"If you leave him here, he'll just be abandoned and thrown into a common grave," the social assistence employee told me. I didn't really believe her, but I didn't think taking Alejandro back to his home from the hospital was going to be much better than her threat. His home has no running water, and with his broken left arm he suffered while trying to get up from his bed in the hospital, he can't even use his bedside commode. His infected foot that was the reason for his hospitalization was worse than when I took him in before going to North America in July. What am I going to do? I can't sit at his side and take care of him like I did with Amy. I have children to raise and ministries to do. He needs a nurse that can come visit him. I called some of the guys from church, who help out with Alejandro, if they knew of any nurses that could help. Nope. No one had any leads.
I rode in the ambulance with Alejandro and Maruja (the employee that said Alejandro would be left to die) and we carried him up to his bed. His niece came by and we tidied up his room and boiled him some water before I needed to head back downtown for a meeting.
I started walking, not sure how far I'd have to go to find a taxi. One showed up after I'd walked a block or two and I asked him (Edgar) how his day had been. "Slow. So many people are striking, there are less people needing taxis. The teachers are striking. The nurses are striking. The miners are striking."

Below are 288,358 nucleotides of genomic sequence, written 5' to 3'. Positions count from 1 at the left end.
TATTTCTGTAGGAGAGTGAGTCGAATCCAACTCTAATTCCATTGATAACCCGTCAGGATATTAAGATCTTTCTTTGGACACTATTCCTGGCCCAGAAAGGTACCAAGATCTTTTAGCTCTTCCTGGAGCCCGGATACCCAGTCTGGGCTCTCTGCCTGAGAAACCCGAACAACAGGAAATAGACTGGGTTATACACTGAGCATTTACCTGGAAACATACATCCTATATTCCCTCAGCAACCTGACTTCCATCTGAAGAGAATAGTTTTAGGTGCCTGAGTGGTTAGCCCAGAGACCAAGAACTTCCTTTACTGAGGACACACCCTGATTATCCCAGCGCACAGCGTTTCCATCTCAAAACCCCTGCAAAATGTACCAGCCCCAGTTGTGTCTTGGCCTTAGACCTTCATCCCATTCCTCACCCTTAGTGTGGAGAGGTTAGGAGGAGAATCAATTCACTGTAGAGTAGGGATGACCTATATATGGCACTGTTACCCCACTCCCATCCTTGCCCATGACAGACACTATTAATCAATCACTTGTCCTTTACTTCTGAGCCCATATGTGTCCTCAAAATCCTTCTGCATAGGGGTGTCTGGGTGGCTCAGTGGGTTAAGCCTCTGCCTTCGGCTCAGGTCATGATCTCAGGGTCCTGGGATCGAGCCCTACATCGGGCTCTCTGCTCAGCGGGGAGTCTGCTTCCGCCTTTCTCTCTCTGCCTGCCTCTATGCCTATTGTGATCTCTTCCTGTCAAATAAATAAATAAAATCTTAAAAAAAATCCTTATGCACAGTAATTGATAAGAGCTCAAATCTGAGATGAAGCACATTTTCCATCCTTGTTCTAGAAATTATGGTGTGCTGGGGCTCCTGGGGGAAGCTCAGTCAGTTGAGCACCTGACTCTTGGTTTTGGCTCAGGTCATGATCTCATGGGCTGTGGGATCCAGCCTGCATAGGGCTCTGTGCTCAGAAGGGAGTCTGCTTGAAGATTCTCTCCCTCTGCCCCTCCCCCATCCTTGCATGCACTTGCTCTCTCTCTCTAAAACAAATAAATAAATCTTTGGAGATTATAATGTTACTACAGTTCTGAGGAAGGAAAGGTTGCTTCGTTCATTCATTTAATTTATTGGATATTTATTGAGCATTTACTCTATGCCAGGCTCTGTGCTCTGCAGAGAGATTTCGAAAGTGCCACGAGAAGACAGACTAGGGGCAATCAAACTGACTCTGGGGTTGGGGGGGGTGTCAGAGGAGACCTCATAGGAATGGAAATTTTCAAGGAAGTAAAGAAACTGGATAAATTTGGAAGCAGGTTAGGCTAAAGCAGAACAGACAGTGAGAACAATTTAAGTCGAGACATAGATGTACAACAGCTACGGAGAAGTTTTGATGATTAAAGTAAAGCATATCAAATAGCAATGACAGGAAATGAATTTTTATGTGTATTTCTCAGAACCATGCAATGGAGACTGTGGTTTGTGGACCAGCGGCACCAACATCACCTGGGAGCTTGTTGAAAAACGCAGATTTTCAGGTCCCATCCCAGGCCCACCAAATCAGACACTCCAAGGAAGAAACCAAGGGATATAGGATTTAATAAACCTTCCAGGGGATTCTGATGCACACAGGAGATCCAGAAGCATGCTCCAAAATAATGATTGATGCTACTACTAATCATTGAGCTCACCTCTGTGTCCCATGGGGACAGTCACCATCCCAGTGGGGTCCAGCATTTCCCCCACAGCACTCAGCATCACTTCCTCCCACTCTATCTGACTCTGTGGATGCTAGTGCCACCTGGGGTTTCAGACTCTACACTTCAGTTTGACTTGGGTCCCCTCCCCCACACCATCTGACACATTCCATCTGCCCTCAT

"Yeah, I saw the nurses marching with signs at the hospital an hour ago," I replied.
Edgar said, "My daughter studied nursing."
"I need a nurse for a disabled patient nearby," I said, not really expecting anything in particular.
"Are you the guy that helps take care of Alejandro?"
"Yes," I said, a bit surprised that Edgar had heard of me.
"My daughter helped take care of him a couple of years ago! He always called her an angel, he liked her so much!"
"Is she working right now?" I asked, starting to get excited with the prospect of finding a nurse for Alejandro.
"No, she has a baby now and no job."
"Where does she live?"
"With me, near where you got in my taxi."
"Would she like a job of visiting Alejandro everyday to help take care of him?"
"I'll ask her."
To make a long story a little less long, María was happy for a chance of employment, and she seemed to be so caring, taking Alejandro's hand when she came to meet me at his house to see what the job entailed. Lots of people have been praying for Alejandro and it was incredible to see God provide for him in such a timely, precise way! And I even got a chance to clearly present God's plan of salvation to the ambulance driver on the way to Alejandro's house!